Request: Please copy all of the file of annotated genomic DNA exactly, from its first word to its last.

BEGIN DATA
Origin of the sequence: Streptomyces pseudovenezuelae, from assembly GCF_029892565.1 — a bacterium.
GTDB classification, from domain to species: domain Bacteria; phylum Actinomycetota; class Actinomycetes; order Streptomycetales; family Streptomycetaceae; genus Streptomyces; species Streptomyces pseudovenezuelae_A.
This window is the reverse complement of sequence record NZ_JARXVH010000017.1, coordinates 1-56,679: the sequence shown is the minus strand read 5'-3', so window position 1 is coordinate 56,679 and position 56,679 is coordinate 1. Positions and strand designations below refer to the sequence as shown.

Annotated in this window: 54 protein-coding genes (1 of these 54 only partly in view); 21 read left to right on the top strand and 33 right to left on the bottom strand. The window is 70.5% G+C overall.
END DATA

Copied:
Origin of the sequence: Streptomyces pseudovenezuelae, from assembly GCF_029892565.1 — a bacterium.
GTDB classification, from domain to species: domain Bacteria; phylum Actinomycetota; class Actinomycetes; order Streptomycetales; family Streptomycetaceae; genus Streptomyces; species Streptomyces pseudovenezuelae_A.
This window is the reverse complement of sequence record NZ_JARXVH010000017.1, coordinates 1-56,679: the sequence shown is the minus strand read 5'-3', so window position 1 is coordinate 56,679 and position 56,679 is coordinate 1. Positions and strand designations below refer to the sequence as shown.

Annotated in this window: 54 protein-coding genes (1 of these 54 only partly in view); 21 read left to right on the top strand and 33 right to left on the bottom strand. The window is 70.5% G+C overall.